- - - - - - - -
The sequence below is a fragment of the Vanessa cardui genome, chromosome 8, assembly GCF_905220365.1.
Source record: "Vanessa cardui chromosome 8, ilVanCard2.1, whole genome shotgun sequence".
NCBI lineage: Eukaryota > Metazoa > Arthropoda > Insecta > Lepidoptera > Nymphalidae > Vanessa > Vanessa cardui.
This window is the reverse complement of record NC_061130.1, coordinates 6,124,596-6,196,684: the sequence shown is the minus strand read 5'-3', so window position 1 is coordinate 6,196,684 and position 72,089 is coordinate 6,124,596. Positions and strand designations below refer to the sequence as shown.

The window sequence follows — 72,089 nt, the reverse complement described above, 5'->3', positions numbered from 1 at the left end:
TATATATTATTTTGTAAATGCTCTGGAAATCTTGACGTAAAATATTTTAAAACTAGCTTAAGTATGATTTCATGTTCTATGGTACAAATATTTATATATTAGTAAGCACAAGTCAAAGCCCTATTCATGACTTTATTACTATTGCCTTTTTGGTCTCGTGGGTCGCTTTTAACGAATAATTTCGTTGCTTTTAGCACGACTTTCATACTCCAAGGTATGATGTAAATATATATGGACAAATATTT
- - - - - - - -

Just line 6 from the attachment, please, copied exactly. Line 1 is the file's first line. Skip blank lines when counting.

TATATATTATTTTGTAAATGCTCTGGAAATCTTGACGTAAAATATTTTAAAACTAGCTTAAGTATGATTTCATGTTCTATGGTACAAATATTTATATATTAGTAAGCACAAGTCAAAGCCCTATTCATGACTTTATTACTATTGCCTTTTTGGTCTCGTGGGTCGCTTTTAACGAATAATTTCGTTGCTTTTAGCACGACTTTCATACTCCAAGGTATGATGTAAATATATATGGACAAATATTT